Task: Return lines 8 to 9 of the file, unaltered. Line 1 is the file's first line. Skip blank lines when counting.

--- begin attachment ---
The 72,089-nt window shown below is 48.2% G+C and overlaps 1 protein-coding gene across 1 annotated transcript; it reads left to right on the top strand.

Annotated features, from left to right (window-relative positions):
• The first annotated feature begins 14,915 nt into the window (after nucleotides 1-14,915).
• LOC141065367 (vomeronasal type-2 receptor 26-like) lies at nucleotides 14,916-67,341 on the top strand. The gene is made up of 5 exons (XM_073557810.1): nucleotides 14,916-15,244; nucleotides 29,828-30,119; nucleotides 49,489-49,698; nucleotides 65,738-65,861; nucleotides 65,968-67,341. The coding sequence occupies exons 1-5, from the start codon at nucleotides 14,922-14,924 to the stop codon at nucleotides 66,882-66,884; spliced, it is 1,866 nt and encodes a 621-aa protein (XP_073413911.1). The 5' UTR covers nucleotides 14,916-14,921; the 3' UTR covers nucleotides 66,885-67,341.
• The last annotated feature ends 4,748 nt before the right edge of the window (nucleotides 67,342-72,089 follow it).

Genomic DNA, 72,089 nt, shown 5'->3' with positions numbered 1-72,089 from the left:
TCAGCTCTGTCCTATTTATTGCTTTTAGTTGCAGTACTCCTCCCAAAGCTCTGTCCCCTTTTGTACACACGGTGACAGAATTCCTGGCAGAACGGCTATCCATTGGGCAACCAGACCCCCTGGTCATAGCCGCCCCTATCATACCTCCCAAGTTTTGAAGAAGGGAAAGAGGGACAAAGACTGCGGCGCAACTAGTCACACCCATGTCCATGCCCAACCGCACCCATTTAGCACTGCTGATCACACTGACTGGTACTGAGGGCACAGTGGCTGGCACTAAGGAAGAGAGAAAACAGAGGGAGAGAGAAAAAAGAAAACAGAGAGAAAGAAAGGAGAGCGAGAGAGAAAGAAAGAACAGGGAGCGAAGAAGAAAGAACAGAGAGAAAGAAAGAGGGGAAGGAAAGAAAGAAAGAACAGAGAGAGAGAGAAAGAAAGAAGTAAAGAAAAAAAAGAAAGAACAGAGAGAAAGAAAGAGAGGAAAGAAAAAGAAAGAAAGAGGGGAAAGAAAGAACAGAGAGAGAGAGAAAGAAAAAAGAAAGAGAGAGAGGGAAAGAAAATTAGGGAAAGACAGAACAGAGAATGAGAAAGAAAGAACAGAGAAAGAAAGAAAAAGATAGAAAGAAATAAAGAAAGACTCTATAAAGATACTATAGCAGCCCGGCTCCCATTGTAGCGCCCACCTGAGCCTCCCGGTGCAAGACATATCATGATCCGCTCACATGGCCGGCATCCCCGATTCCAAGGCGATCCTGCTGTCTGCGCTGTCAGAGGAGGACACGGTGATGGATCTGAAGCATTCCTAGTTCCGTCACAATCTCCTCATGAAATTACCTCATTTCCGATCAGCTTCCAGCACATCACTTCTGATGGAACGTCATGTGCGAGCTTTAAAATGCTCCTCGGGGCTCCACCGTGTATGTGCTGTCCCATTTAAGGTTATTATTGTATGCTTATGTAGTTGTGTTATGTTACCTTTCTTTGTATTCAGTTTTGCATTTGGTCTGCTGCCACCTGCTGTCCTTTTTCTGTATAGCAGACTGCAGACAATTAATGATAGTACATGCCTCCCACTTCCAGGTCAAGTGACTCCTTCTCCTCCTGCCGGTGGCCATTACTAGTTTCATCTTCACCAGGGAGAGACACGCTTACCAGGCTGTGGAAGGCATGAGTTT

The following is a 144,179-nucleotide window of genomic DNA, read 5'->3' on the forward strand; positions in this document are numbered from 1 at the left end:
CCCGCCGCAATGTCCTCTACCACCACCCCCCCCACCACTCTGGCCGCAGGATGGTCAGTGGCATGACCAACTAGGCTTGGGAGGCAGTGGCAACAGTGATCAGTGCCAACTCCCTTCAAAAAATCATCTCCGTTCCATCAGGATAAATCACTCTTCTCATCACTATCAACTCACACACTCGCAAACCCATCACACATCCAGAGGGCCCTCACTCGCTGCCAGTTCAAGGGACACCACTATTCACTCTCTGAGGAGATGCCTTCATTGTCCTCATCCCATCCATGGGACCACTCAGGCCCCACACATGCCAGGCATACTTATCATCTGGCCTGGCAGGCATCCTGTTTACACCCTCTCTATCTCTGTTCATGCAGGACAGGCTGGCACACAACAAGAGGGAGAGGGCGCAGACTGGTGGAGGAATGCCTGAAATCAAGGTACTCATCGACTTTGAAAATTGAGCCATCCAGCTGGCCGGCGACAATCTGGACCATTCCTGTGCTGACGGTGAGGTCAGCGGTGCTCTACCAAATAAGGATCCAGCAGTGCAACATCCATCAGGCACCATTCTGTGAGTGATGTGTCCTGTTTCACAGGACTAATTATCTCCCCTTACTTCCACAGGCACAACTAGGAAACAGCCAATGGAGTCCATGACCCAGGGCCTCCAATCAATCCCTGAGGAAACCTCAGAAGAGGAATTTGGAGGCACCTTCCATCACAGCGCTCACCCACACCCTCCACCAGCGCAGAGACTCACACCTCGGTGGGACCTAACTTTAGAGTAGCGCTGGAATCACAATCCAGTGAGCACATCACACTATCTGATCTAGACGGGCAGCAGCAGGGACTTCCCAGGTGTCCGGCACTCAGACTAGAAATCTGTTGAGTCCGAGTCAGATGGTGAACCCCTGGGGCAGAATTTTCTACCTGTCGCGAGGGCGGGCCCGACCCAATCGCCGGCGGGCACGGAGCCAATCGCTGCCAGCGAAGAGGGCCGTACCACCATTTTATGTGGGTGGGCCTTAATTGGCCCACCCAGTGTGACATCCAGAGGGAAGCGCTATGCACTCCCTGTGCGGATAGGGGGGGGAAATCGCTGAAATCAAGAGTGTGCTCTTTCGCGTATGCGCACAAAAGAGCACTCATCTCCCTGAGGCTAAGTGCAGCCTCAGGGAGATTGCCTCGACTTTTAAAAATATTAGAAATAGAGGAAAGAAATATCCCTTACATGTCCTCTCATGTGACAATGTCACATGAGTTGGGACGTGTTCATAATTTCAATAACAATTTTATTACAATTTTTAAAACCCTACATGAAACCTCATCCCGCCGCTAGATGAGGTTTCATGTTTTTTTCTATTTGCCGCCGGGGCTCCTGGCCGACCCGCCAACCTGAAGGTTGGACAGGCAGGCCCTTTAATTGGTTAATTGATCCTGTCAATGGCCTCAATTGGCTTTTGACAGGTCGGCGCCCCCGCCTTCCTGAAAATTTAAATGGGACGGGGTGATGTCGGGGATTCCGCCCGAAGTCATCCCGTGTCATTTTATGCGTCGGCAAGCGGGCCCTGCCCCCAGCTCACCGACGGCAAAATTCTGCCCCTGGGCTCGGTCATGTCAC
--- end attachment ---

The following is a 144,179-nucleotide window of genomic DNA, read 5'->3' on the forward strand; positions in this document are numbered from 1 at the left end:
CCCGCCGCAATGTCCTCTACCACCACCCCCCCCACCACTCTGGCCGCAGGATGGTCAGTGGCATGACCAACTAGGCTTGGGAGGCAGTGGCAACAGTGATCAGTGCCAACTCCCTTCAAAAAATCATCTCCGTTCCATCAGGATAAATCACTCTTCTCATCACTATCAACTCACACACTCGCAAACCCATCACACATCCAGAGGGCCCTCACTCGCTGCCAGTTCAAGGGACACCACTATTCACTCTCTGAGGAGATGCCTTCATTGTCCTCATCCCATCCATGGGACCACTCAGGCCCCACACATGCCAGGCATACTTATCATCTGGCCTGGCAGGCATCCTGTTTACACCCTCTCTATCTCTGTTCATGCAGGACAGGCTGGCACACAACAAGAGGGAGAGGGCGCAGACTGGTGGAGGAATGCCTGAAATCAAGGTACTCATCGACTTTGAAAATTGAGCCATCCAGCTGGCCGGCGACAATCTGGACCATTCCTGTGCTGACGGTGAGGTCAGCGGTGCTCTACCAAATAAGGATCCAGCAGTGCAACATCCATCAGGCACCATTCTGTGAGTGATGTGTCCTGTTTCACAGGACTAATTATCTCCCCTTACTTCCACAGGCACAACTAGGAAACAGCCAATGGAGTCCATGACCCAGGGCCTCCAATCAATCCCTGAGGAAACCTCAGAAGAGGAATTTGGAGGCACCTTCCATCACAGCGCTCACCCACACCCTCCACCAGCGCAGAGACTCACACCTCGGTGGGACCTAACTTTAGAGTAGCGCTGGAATCACAATCCAGTGAGCACATCACACTATCTGATCTAGACGGGCAGCAGCAGGGACTTCCCAGGTGTCCGGCACTCAGACTAGAAATCTGTTGAGTCCGAGTCAGATGGTGAACCCCTGGGGCAGAATTTTCTACCTGTCGCGAGGGCGGGCCCGACCCAATCGCCGGCGGGCACGGAGCCAATCGCTGCCAGCGAAGAGGGCCGTACCACCATTTTATGTGGGTGGGCCTTAATTGGCCCACCCAGTGTGACATCCAGAGGGAAGCGCTATGCACTCCCTGTGCGGATAGGGGGGGGAAATCGCTGAAATCAAGAGTGTGCTCTTTCGCGTATGCGCACAAAAGAGCACTCATCTCCCTGAGGCTAAGTGCAGCCTCAGGGAGATTGCCTCGACTTTTAAAAATATTAGAAATAGAGGAAAGAAATATCCCTTACATGTCCTCTCATGTGACAATGTCACATGAGTTGGGACGTGTTCATAATTTCAATAACAATTTTATTACAATTTTTAAAACCCTACATGAAACCTCATCCCGCCGCTAGATGAGGTTTCATGTTTTTTTCTATTTGCCGCCGGGGCTCCTGGCCGACCCGCCAACCTGAAGGTTGGACAGGCAGGCCCTTTAATTGGTTAATTGATCCTGTCAATGGCCTCAATTGGCTTTTGACAGGTCGGCGCCCCCGCCTTCCTGAAAATTTAAATGGGACGGGGTGATGTCGGGGATTCCGCCCGAAGTCATCCCGTGTCATTTTATGCGTCGGCAAGCGGGCCCTGCCCCCAGCTCACCGACGGCAAAATTCTGCCCCTGGGCTCGGTCATGTCAC